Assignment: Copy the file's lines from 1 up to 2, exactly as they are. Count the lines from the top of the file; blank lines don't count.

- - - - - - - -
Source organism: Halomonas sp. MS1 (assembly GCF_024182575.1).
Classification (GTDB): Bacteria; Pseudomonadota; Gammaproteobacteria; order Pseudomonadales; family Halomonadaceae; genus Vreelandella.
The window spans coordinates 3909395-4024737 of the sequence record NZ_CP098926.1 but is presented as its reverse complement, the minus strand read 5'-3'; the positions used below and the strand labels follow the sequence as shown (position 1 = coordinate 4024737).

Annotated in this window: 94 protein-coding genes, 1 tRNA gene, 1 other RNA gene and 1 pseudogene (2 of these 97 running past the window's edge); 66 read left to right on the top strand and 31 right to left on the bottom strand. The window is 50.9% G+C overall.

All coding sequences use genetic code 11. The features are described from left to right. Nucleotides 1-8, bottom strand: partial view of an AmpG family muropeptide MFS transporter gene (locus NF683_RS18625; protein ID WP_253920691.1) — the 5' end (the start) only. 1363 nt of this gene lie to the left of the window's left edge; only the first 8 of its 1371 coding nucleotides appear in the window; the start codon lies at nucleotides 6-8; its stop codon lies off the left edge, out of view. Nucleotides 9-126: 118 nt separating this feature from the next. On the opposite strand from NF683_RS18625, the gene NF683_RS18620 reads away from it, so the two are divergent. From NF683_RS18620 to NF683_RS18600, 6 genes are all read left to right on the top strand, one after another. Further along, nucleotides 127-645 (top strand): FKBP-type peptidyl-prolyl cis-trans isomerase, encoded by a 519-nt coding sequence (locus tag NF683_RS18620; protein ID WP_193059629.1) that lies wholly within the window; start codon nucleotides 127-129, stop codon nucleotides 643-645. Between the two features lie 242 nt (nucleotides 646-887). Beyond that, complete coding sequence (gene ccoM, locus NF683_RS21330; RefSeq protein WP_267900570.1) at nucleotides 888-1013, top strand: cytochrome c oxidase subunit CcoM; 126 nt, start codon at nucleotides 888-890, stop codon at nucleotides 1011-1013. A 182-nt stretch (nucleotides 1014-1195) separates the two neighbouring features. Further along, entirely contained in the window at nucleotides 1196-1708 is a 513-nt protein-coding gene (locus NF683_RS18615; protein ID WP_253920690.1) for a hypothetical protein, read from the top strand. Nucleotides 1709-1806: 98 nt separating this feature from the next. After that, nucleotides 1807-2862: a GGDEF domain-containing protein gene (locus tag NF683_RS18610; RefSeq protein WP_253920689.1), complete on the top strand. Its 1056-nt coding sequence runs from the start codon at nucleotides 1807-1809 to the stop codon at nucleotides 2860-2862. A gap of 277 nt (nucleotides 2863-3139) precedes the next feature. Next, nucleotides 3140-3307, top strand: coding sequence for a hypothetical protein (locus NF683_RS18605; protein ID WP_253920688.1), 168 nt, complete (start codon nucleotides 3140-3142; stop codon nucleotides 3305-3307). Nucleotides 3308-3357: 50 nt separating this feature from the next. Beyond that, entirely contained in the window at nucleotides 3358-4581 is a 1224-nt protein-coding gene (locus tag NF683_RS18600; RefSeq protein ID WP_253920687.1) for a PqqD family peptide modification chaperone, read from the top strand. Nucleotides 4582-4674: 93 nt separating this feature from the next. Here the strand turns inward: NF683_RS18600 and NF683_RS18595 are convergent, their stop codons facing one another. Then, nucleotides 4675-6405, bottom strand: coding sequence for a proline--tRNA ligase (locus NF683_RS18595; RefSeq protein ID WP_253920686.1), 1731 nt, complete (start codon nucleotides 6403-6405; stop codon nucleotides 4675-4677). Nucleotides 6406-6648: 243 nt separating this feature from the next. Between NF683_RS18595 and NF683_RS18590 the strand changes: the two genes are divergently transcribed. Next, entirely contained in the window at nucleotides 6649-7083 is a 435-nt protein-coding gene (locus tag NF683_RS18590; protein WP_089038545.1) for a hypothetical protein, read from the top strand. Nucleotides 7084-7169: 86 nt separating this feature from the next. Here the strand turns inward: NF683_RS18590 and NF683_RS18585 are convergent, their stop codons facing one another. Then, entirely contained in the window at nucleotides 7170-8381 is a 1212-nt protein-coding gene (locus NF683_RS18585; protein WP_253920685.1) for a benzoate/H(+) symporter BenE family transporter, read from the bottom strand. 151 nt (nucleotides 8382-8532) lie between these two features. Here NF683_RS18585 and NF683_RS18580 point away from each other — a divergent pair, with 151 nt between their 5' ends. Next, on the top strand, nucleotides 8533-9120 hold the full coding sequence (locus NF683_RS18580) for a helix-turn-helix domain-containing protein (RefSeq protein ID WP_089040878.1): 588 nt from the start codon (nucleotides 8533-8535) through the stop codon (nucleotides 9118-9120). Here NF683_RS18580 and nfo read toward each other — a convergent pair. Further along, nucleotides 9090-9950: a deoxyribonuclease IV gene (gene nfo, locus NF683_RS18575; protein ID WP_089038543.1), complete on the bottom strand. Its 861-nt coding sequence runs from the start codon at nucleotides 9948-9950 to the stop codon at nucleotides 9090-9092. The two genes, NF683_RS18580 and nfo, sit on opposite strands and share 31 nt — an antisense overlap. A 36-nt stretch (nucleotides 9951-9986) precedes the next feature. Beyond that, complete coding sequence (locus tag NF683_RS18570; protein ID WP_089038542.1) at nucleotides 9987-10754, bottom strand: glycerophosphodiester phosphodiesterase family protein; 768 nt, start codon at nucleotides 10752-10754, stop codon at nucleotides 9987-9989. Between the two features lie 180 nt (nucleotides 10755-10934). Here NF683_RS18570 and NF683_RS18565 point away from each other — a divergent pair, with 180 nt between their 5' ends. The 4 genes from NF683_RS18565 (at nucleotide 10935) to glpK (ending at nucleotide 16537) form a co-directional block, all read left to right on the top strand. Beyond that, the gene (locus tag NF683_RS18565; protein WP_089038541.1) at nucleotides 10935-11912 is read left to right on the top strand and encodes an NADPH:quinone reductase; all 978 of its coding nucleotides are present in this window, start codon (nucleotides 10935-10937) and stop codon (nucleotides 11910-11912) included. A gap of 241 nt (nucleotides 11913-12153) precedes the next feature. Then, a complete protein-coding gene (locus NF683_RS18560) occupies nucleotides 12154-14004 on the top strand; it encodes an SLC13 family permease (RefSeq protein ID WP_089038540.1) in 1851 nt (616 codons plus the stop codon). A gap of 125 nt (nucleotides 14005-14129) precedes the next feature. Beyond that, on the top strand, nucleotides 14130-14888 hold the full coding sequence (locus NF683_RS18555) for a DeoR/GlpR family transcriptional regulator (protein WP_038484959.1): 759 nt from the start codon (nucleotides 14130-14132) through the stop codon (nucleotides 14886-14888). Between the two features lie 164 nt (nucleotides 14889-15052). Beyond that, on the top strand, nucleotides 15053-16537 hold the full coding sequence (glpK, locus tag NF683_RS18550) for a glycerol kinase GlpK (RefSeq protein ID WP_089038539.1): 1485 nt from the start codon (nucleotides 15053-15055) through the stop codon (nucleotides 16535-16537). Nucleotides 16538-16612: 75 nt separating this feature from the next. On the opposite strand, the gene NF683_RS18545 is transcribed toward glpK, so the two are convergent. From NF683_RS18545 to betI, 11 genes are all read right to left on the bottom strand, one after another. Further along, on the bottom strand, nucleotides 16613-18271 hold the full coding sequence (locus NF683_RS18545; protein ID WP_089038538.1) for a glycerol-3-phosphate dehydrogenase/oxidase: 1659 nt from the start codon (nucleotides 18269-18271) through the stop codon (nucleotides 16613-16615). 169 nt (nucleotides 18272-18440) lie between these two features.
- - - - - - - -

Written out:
Source organism: Halomonas sp. MS1 (assembly GCF_024182575.1).
Classification (GTDB): Bacteria; Pseudomonadota; Gammaproteobacteria; order Pseudomonadales; family Halomonadaceae; genus Vreelandella.